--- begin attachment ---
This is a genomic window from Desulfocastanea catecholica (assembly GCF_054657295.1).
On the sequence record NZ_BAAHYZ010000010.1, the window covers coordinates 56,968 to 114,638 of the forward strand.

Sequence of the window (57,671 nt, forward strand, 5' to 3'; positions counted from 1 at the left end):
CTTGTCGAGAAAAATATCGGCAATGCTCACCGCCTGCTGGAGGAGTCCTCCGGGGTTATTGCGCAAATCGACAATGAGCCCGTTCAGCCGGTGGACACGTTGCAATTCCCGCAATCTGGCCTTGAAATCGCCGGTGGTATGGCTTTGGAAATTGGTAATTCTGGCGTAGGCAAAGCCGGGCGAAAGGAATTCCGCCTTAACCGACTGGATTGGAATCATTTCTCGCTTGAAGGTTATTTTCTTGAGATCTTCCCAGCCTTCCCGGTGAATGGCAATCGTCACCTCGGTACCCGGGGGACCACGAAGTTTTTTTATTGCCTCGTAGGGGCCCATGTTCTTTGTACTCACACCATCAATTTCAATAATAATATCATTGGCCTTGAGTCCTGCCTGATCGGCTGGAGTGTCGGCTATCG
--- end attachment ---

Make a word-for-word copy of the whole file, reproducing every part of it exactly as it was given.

This is a genomic window from Desulfocastanea catecholica (assembly GCF_054657295.1).
On the sequence record NZ_BAAHYZ010000010.1, the window covers coordinates 56,968 to 114,638 of the forward strand.

Sequence of the window (57,671 nt, forward strand, 5' to 3'; positions counted from 1 at the left end):
CTTGTCGAGAAAAATATCGGCAATGCTCACCGCCTGCTGGAGGAGTCCTCCGGGGTTATTGCGCAAATCGACAATGAGCCCGTTCAGCCGGTGGACACGTTGCAATTCCCGCAATCTGGCCTTGAAATCGCCGGTGGTATGGCTTTGGAAATTGGTAATTCTGGCGTAGGCAAAGCCGGGCGAAAGGAATTCCGCCTTAACCGACTGGATTGGAATCATTTCTCGCTTGAAGGTTATTTTCTTGAGATCTTCCCAGCCTTCCCGGTGAATGGCAATCGTCACCTCGGTACCCGGGGGACCACGAAGTTTTTTTATTGCCTCGTAGGGGCCCATGTTCTTTGTACTCACACCATCAATTTCAATAATAATATCATTGGCCTTGAGTCCTGCCTGATCGGCTGGAGTGTCGGCTATCG